Lars Ricken

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Lars Ricken
Lars Ricken.jpg
Ricken training with Borussia Dortmund
Personal information
Full name Lars Ricken
Date of birth (1976-07-10) 10 July 1976 (age 38)
Place of birth Dortmund, West Germany
Height 1.78 m (5 ft 10 in)
Playing position Midfielder
Senior career*
Years Team Apps (Gls)
1993–2002 Borussia Dortmund II 11 (2)
1993–2007 Borussia Dortmund 301 (49)
2008–2009 Borussia Dortmund II 28 (6)
Total 340 (57)
National team
1995–1998 Germany U21 17 (8)
1997–2002 Germany 16 (1)
* Senior club appearances and goals counted for the domestic league only.
† Appearances (Goals).

Lars Ricken (born 10 July 1976) is a German retired footballer. The midfielder represented Borussia Dortmund during his entire professional career, which spanned 15 years.

He was the youngest player to ever appear for Dortmund in an official match, a record later broken by Nuri Şahin. A German international for five years, Ricken represented the country at the 2002 World Cup and the 1999 Confederations Cup.

Football career[edit]

Born in Dortmund, Ricken joined local Borussia Dortmund at an early age, and made his Bundesliga debut on 8 March 1994 in a 1–2 home defeat against VfB Stuttgart, aged not yet 18. From the following season onwards, he became a regular.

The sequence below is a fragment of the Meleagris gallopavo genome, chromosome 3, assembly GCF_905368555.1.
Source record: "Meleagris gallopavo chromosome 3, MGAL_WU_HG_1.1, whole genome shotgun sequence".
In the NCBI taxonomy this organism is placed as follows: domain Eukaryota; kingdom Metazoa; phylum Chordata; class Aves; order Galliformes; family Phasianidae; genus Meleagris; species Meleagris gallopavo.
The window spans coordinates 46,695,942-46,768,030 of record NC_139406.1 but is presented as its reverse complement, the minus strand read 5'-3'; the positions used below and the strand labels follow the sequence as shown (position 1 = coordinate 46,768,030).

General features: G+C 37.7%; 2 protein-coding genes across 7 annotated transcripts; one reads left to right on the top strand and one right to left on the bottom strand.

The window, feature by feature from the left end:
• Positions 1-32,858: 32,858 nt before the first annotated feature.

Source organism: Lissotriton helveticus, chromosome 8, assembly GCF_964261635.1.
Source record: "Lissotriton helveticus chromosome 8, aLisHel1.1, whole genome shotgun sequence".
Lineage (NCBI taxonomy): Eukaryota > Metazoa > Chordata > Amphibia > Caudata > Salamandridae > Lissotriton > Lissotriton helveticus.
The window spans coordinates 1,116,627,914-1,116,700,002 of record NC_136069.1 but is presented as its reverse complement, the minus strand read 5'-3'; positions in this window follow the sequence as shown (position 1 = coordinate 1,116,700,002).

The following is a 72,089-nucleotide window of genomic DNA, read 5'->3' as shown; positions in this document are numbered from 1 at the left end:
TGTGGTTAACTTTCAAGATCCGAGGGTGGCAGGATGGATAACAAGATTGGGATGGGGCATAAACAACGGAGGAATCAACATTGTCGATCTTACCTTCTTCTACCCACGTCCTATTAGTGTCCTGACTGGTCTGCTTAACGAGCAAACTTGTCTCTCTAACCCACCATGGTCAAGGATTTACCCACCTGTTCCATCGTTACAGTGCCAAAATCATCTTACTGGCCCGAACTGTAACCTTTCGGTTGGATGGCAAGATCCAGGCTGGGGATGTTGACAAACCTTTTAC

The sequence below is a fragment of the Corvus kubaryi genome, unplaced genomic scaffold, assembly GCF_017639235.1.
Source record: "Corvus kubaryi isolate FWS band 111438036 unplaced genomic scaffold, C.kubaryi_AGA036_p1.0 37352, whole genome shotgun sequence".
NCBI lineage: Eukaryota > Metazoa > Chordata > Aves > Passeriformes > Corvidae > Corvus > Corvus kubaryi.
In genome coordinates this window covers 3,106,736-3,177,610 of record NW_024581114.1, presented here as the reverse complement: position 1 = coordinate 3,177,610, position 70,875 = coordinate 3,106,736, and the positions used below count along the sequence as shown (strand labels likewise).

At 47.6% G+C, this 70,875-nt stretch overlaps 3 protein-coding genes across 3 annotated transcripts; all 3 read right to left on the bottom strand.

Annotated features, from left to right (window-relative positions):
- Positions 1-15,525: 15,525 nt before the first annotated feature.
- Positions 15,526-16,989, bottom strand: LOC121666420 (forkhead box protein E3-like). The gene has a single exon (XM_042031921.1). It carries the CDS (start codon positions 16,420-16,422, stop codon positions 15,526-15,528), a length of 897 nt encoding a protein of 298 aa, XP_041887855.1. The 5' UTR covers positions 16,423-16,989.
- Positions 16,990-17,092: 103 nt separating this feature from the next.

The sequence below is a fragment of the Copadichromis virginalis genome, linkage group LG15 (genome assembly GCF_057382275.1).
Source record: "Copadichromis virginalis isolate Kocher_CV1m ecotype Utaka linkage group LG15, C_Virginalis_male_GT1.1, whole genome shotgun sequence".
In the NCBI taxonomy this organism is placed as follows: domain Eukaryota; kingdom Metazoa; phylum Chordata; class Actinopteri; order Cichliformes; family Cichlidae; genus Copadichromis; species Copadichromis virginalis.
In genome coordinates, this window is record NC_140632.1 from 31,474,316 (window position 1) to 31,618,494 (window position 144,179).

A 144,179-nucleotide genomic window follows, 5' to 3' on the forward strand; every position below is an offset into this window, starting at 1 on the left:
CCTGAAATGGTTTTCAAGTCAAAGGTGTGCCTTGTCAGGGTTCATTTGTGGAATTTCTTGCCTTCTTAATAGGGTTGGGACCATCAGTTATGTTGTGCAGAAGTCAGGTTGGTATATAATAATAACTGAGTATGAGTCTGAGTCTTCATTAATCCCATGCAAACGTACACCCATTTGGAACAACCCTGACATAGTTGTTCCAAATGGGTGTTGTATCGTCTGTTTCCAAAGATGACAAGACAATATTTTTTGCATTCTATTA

Ricken scored a memorable long distance goal in the 1996–97 UEFA Champions League final against Juventus FC. That goal is to date the fastest goal in a final of the competition, finding the net after just 16 seconds on the field as a substitute.[1] He also combined for 47 matches and eight goals in the side's back-to-back national titles (1994–96).

In the following years, Ricken's success was hampered by a series of injuries. An international since 10 September 1997, in a 1998 FIFA World Cup qualifier against Armenia, he missed that major international tournament as well as UEFA Euro 2000. Later, he restored his form, helping Dortmund to claim the league title in 2002 by scoring a career-best six goals, and being selected by national coach Rudi Völler for the German squad at that year's World Cup; he did not play in the tournament however, as Germany emerged runners-up.

Ricken's injury woes returned after the World Cup and, as a consequence, he failed to earn recognition at both European or international level. In early April 2007, he was demoted to the reserve team by manager Thomas Doll, due to substandard performance.[2]

In November 2007, Ricken announced his retirement from football. In an attempt to return to football, he briefly attended a training camp in February 2008 with the Columbus Crew of the Major League Soccer, but returned to Germany and Dortmund after a few days.

On 11 June 2008, Borussia Dortmund sport director Michael Zorc, also a former club footballer, announced that Ricken was to be hired as youth coordinator, with immediate effect, while still appearing for the club's amateur side, in Regionalliga West. However, on 16 February 2009, he announced his retirement from professional football.[3]




See also[edit]


  1. ^ "Fantastic finals". 20 May 2010. Retrieved 30 April 2013. 
  2. ^ Urban, Alois (15 January 2007). "Ricken rocking on his heels". Retrieved 30 April 2013. 
  3. ^ "Ricken announces retirement". 16 February 2009. Retrieved 30 April 2013. 

External links[edit]